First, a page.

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    What is this concept that you refer to as "data theft"? Either you're illegally infringing somebody's intellectual property, or you're not; whatever broader category of behaviour you're trying to describe here that you believe to be immoral, I don't understand what it is, but I'd probably disagree vehemently with you if I did. The law of most countries respects patents and copyright, forbids bypassing security, and allows a limited ability to contract away your freedom to share knowledge, but beyond that, facts cannot be owned, and nor should they be allowed to be. – Mark Amery Jan 17 '16 at 17:20
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    @MarkAmery this is the second time you've tried to make this point. Can you please explain where any "facts" are involved? – rjdown Jan 17 '16 at 17:22
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    @rjdown the information sought by the scraper you objected to from the Stack Overflow question you linked to included or potentially included plenty that is in no way protected by copyright, like album ratings, album genres, numbers of preview songs for an album, or aggregate information about descriptions (like analyses of language usage). The idea that nobody but Apple has the right to programatically acquire such knowledge from the public iTunes store offends my moral sense more than any defence of mere piracy would. – Mark Amery Jan 17 '16 at 17:29
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    Description text is likely licensed from a music authority, as is typical throughout the industry, or custom-built by Apple. Ratings are definitely owned by Apple. These are not "facts" - this is intellectual property. The website and its contents as a whole are also protected by copyright, and the terms and conditions for use clearly states that the use of scrapers is not allowed. Apple generously provide an API for a lot of information, but stop short of letting everyone copy EVERYTHING that they have spent a fortune on accumulating. Not everything is free. Sometimes you have to work for it. – rjdown Jan 17 '16 at 17:42
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    @rjdown No, ratings are not intellectual property. If they were, valuable sites like metacritic would not be able to exist. That the site as a whole is protected by copyright is irrelevant; you cannot acquire ownership of a piece of knowledge simply by writing it down, you only own that representation, otherwise no journalist would ever be allowed to report on a story that another journalist had broken first. I have no desire to live in your 'ethical' world where I require a giant corporation's permission to investigate or reveal facts about its business. – Mark Amery Jan 17 '16 at 17:52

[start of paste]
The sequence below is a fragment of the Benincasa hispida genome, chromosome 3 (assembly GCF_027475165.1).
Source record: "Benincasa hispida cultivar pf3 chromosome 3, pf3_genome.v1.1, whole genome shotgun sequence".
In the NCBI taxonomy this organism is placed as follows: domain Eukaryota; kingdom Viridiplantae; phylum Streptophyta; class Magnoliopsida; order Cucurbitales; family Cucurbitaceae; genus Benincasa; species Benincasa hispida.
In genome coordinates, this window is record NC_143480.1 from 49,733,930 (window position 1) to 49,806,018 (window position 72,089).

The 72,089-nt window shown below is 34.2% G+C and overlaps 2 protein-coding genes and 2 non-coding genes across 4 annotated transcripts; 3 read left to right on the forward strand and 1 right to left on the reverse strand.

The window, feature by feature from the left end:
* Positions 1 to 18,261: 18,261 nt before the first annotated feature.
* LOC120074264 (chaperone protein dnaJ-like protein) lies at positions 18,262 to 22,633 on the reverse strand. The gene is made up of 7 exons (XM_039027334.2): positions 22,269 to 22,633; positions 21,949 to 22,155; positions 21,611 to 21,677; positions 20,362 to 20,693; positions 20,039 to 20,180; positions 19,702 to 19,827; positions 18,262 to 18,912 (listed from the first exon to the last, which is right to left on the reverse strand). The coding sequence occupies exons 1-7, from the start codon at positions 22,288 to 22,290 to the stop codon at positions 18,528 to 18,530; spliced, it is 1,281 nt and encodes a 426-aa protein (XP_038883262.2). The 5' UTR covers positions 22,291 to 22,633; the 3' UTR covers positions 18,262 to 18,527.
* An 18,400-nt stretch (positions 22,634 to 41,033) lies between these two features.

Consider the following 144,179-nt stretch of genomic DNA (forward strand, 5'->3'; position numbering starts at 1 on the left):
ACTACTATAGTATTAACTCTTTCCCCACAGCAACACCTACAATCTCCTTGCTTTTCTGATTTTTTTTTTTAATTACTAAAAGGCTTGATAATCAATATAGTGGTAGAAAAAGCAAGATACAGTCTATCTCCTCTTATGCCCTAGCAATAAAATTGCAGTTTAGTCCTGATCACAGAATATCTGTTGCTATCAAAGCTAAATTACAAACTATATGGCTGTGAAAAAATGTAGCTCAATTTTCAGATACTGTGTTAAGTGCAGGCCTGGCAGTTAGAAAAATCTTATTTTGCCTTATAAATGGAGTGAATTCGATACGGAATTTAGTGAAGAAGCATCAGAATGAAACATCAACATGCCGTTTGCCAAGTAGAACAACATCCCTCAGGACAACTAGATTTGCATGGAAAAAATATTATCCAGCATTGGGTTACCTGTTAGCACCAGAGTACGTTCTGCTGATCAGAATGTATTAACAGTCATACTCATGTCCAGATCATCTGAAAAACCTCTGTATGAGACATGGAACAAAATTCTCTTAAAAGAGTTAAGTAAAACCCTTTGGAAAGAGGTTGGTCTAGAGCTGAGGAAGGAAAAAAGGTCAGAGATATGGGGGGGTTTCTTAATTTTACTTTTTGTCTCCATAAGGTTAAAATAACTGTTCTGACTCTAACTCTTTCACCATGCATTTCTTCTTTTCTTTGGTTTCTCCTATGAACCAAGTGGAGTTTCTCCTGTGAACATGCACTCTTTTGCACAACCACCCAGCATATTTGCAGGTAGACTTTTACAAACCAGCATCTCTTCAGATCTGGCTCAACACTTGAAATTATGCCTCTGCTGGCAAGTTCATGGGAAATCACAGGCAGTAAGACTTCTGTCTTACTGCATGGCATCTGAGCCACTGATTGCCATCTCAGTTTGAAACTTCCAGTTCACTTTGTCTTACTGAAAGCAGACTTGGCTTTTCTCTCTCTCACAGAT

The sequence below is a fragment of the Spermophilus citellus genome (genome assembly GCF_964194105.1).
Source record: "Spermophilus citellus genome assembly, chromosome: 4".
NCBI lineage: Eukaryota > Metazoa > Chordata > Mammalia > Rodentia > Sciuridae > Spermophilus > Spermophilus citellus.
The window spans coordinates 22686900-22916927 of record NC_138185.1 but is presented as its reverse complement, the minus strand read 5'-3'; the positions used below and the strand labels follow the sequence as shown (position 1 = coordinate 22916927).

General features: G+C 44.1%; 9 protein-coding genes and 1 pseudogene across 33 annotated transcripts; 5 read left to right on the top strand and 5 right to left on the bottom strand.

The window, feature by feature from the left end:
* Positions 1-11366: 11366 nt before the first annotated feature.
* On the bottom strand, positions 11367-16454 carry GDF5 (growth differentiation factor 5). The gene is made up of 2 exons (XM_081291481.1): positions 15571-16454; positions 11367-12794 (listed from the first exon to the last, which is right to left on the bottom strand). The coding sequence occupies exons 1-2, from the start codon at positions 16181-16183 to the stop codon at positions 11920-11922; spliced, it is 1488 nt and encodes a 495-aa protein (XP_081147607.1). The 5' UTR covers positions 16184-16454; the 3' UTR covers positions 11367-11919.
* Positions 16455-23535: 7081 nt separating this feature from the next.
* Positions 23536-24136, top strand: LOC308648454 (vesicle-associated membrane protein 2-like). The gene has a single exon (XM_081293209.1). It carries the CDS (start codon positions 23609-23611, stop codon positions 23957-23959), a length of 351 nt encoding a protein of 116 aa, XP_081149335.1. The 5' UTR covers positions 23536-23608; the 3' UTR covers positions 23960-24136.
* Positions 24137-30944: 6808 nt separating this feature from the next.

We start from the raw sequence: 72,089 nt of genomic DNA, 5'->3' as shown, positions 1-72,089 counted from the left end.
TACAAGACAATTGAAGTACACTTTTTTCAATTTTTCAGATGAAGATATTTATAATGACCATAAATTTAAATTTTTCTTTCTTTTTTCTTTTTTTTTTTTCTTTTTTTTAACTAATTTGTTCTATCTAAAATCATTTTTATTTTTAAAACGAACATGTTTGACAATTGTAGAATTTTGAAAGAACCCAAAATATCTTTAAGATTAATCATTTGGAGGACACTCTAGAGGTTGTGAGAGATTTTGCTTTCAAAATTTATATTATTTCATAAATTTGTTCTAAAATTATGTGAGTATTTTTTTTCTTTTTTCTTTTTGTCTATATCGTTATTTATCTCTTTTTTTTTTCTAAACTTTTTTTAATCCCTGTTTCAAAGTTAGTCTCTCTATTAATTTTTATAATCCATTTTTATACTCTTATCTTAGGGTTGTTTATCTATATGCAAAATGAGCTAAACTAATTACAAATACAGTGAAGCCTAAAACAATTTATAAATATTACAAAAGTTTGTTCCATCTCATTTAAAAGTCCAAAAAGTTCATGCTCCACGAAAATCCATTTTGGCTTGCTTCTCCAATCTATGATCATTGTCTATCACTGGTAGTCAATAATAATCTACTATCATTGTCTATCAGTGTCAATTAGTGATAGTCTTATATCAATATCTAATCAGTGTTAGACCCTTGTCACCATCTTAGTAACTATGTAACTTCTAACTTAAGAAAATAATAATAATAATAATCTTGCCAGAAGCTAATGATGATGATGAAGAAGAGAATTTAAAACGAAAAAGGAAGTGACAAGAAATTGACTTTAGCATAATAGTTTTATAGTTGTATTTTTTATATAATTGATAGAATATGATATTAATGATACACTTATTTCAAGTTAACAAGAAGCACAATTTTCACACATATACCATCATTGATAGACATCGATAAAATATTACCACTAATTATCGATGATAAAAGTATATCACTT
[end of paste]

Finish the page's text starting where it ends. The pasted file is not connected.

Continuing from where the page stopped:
• I'm afraid you are very mistaken. There are whole businesses that rely on this fact. – rjdown Jan 17 '16 at 21:39
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It's just very difficult to differentiate between legitimate uses and illegitimate uses and as a general principle one should always give the benefit of the doubt until it's clear that a question is used to circumvent copyright.

For example, scraping content of websites is not per se illegal.

So we cannot just close all such questions.

However we can choose not to answer them in case we feel they might likely be used to break copyright.

In cases where it is extremely likely I would actually vote to close them (with a custom reason: is used for circumventing copyright or so...).

Maybe we could compile a list of examples/principles how one can recognize such a clear case.

  • A list would be great but really, the questions I'm talking about have stepped out of the grey area and there is no doubt. – rjdown Jan 17 '16 at 21:47
  • @rjdown Then do not answer them and close vote. But I didn't know you meant absolutely clear questions because you didn't gave any examples. Anyway I fear we can only hope to catch the more stupid ones while the smart askers might get away by hiding their intentions. – Trilarion Jan 17 '16 at 21:55
  • I think that's a good thing. Questions by smart askers are much more useful. – rjdown Jan 17 '16 at 22:05